This communication may be unlawfully collected and stored by the National Security Agency (NSA) in secret. The parties to this email do not consent to the retrieving or storing of this communication and any related metadata, as well as printing, copying, re-transmitting, disseminating, or otherwise using it. If you believe you have received this communication in error, please delete it immediately.

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  • herbdavis

    thanks

  • me too.

  • In one simple step, you can turn every e-mail you send into a warning and protest against the National Security Agency’s (NSA) mass surveillance programs. My organization, the Government Accountability Project, is distributing and encouraging use of a Privacy Statement for all Internet users to adopt as part of their signature line in their online communications:

    This communication may be unlawfully collected and stored by the National Security Agency (NSA) in secret. The parties to this email do not consent to the retrieving or storing of this communication and any related metadata, as well as printing, copying, re-transmitting, disseminating, or otherwise using it. If you believe you have received this communication in error, please delete it immediately.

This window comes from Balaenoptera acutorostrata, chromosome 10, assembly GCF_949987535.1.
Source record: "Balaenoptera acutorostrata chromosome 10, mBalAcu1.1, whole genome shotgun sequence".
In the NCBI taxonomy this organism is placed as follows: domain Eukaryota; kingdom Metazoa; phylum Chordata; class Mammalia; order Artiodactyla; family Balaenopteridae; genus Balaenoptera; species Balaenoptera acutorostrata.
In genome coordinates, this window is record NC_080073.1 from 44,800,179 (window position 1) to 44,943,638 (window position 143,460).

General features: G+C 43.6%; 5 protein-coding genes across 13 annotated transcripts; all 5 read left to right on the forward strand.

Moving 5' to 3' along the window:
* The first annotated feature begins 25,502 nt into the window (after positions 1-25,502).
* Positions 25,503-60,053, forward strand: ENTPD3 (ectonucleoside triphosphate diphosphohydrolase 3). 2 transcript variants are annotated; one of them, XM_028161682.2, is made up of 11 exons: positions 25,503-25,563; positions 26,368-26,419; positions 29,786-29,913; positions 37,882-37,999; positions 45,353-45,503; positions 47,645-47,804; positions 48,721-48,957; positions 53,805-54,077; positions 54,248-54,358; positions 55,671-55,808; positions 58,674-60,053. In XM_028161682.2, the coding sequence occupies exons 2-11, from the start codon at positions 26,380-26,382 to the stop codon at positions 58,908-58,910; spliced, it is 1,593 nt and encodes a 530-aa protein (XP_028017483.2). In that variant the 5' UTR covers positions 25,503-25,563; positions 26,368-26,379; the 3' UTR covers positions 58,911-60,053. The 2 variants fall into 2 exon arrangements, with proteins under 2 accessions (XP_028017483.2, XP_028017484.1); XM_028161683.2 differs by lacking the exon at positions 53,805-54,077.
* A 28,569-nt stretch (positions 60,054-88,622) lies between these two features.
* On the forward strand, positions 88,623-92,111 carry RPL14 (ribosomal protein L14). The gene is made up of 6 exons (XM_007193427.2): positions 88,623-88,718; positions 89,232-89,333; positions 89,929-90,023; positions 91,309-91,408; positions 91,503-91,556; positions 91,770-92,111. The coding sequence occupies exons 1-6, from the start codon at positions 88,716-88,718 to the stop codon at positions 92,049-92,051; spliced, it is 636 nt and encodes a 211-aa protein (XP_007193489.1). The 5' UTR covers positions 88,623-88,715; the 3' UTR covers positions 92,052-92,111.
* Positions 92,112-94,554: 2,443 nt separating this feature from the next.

Done!

  • Southernfink

    Might as well do this with every email from now on, what about comments on blog’s no doubt they are very interesting for the Nothing Secret Anymore..

  • Three words: Collect it all.

  • purveyor1

    Kerry,
    I do believe that you have stumbled onto an excellent idea… However, why leave it at the 4th amendment? The second amendment is also under assault. (no pun intended) Wait until the third amendment is threatened, and so on…

    You could use the internet as a mass overload for the NSA??? This is OUR Nation, not just theirs, dammit!

    Purv

  • purveyor1

    Gullible and naieve…
    That is what your avatar is. I wish peace were so simple, so easy, BUT ITS NOT!

  • Yes. See: “Meet Me at the Bill of Rights: America’s Common Ground” by Rivera Sun posted here on November 19, 2013.

  • purveyor1

    I sent her a comment… This issue tickled my ACTIVE philosophical side so I need to think about it first.

    “Yabba dabba doo”